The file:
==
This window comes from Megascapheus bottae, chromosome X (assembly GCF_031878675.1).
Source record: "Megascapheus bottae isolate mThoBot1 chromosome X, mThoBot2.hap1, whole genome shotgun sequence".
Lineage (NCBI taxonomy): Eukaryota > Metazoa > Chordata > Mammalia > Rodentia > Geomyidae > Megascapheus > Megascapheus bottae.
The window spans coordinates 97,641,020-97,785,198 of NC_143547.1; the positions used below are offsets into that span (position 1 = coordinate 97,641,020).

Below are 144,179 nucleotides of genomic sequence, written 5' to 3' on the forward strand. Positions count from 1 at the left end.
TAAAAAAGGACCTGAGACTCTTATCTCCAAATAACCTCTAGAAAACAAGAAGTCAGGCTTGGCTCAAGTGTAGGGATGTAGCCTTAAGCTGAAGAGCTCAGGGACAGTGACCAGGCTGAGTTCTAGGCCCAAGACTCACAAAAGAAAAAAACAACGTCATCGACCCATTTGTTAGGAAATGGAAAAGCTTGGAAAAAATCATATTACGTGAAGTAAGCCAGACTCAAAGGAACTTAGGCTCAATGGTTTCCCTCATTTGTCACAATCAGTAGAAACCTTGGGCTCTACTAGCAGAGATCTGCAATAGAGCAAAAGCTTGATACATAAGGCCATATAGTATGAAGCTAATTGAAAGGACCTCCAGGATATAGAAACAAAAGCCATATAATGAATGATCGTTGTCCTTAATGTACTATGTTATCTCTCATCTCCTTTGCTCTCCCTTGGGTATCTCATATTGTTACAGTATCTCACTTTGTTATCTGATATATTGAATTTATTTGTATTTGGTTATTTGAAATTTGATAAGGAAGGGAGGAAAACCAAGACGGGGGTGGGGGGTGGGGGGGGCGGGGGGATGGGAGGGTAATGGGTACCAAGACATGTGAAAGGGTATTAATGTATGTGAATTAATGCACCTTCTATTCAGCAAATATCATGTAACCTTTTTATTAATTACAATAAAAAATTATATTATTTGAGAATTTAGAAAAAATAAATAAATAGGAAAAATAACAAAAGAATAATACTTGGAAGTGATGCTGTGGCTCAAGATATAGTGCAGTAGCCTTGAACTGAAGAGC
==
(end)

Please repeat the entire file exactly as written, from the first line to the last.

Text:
This window comes from Megascapheus bottae, chromosome X (assembly GCF_031878675.1).
Source record: "Megascapheus bottae isolate mThoBot1 chromosome X, mThoBot2.hap1, whole genome shotgun sequence".
Lineage (NCBI taxonomy): Eukaryota > Metazoa > Chordata > Mammalia > Rodentia > Geomyidae > Megascapheus > Megascapheus bottae.
The window spans coordinates 97,641,020-97,785,198 of NC_143547.1; the positions used below are offsets into that span (position 1 = coordinate 97,641,020).

Below are 144,179 nucleotides of genomic sequence, written 5' to 3' on the forward strand. Positions count from 1 at the left end.
TAAAAAAGGACCTGAGACTCTTATCTCCAAATAACCTCTAGAAAACAAGAAGTCAGGCTTGGCTCAAGTGTAGGGATGTAGCCTTAAGCTGAAGAGCTCAGGGACAGTGACCAGGCTGAGTTCTAGGCCCAAGACTCACAAAAGAAAAAAACAACGTCATCGACCCATTTGTTAGGAAATGGAAAAGCTTGGAAAAAATCATATTACGTGAAGTAAGCCAGACTCAAAGGAACTTAGGCTCAATGGTTTCCCTCATTTGTCACAATCAGTAGAAACCTTGGGCTCTACTAGCAGAGATCTGCAATAGAGCAAAAGCTTGATACATAAGGCCATATAGTATGAAGCTAATTGAAAGGACCTCCAGGATATAGAAACAAAAGCCATATAATGAATGATCGTTGTCCTTAATGTACTATGTTATCTCTCATCTCCTTTGCTCTCCCTTGGGTATCTCATATTGTTACAGTATCTCACTTTGTTATCTGATATATTGAATTTATTTGTATTTGGTTATTTGAAATTTGATAAGGAAGGGAGGAAAACCAAGACGGGGGTGGGGGGTGGGGGGGGCGGGGGGATGGGAGGGTAATGGGTACCAAGACATGTGAAAGGGTATTAATGTATGTGAATTAATGCACCTTCTATTCAGCAAATATCATGTAACCTTTTTATTAATTACAATAAAAAATTATATTATTTGAGAATTTAGAAAAAATAAATAAATAGGAAAAATAACAAAAGAATAATACTTGGAAGTGATGCTGTGGCTCAAGATATAGTGCAGTAGCCTTGAACTGAAGAGC